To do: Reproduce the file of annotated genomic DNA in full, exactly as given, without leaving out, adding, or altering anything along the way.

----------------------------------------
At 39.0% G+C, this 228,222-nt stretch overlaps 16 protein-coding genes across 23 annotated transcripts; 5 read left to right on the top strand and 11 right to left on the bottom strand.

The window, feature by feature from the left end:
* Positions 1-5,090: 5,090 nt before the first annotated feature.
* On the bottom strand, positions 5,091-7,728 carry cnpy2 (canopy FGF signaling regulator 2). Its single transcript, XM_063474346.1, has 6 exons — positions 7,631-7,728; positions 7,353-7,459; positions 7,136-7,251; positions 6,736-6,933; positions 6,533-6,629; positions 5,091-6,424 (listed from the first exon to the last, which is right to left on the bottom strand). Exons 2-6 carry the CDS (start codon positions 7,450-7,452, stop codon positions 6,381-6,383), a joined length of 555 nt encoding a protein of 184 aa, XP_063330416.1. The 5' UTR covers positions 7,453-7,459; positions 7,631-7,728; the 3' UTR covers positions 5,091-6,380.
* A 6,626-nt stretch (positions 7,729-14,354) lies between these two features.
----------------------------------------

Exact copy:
At 39.0% G+C, this 228,222-nt stretch overlaps 16 protein-coding genes across 23 annotated transcripts; 5 read left to right on the top strand and 11 right to left on the bottom strand.

The window, feature by feature from the left end:
* Positions 1-5,090: 5,090 nt before the first annotated feature.
* On the bottom strand, positions 5,091-7,728 carry cnpy2 (canopy FGF signaling regulator 2). Its single transcript, XM_063474346.1, has 6 exons — positions 7,631-7,728; positions 7,353-7,459; positions 7,136-7,251; positions 6,736-6,933; positions 6,533-6,629; positions 5,091-6,424 (listed from the first exon to the last, which is right to left on the bottom strand). Exons 2-6 carry the CDS (start codon positions 7,450-7,452, stop codon positions 6,381-6,383), a joined length of 555 nt encoding a protein of 184 aa, XP_063330416.1. The 5' UTR covers positions 7,453-7,459; positions 7,631-7,728; the 3' UTR covers positions 5,091-6,380.
* A 6,626-nt stretch (positions 7,729-14,354) lies between these two features.